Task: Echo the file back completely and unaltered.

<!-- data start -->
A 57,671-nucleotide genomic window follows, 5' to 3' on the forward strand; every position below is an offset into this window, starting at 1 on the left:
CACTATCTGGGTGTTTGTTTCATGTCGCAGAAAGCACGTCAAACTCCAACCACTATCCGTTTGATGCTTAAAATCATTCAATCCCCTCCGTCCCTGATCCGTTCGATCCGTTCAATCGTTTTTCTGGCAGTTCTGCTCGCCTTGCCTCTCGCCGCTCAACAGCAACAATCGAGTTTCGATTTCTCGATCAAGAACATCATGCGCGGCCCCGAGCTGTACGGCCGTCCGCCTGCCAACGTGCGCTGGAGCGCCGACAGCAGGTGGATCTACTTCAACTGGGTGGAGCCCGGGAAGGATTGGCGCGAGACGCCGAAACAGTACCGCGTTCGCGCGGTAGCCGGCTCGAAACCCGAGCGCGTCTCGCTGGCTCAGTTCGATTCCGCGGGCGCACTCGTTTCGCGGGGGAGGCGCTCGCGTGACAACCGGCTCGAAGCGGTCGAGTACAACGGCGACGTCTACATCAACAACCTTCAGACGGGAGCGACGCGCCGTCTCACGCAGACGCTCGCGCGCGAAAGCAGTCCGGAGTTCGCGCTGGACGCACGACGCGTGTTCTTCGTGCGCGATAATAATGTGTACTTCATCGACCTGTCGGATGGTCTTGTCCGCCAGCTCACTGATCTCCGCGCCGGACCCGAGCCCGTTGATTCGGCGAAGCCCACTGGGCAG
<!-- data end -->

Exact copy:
A 57,671-nucleotide genomic window follows, 5' to 3' on the forward strand; every position below is an offset into this window, starting at 1 on the left:
CACTATCTGGGTGTTTGTTTCATGTCGCAGAAAGCACGTCAAACTCCAACCACTATCCGTTTGATGCTTAAAATCATTCAATCCCCTCCGTCCCTGATCCGTTCGATCCGTTCAATCGTTTTTCTGGCAGTTCTGCTCGCCTTGCCTCTCGCCGCTCAACAGCAACAATCGAGTTTCGATTTCTCGATCAAGAACATCATGCGCGGCCCCGAGCTGTACGGCCGTCCGCCTGCCAACGTGCGCTGGAGCGCCGACAGCAGGTGGATCTACTTCAACTGGGTGGAGCCCGGGAAGGATTGGCGCGAGACGCCGAAACAGTACCGCGTTCGCGCGGTAGCCGGCTCGAAACCCGAGCGCGTCTCGCTGGCTCAGTTCGATTCCGCGGGCGCACTCGTTTCGCGGGGGAGGCGCTCGCGTGACAACCGGCTCGAAGCGGTCGAGTACAACGGCGACGTCTACATCAACAACCTTCAGACGGGAGCGACGCGCCGTCTCACGCAGACGCTCGCGCGCGAAAGCAGTCCGGAGTTCGCGCTGGACGCACGACGCGTGTTCTTCGTGCGCGATAATAATGTGTACTTCATCGACCTGTCGGATGGTCTTGTCCGCCAGCTCACTGATCTCCGCGCCGGACCCGAGCCCGTTGATTCGGCGAAGCCCACTGGGCAG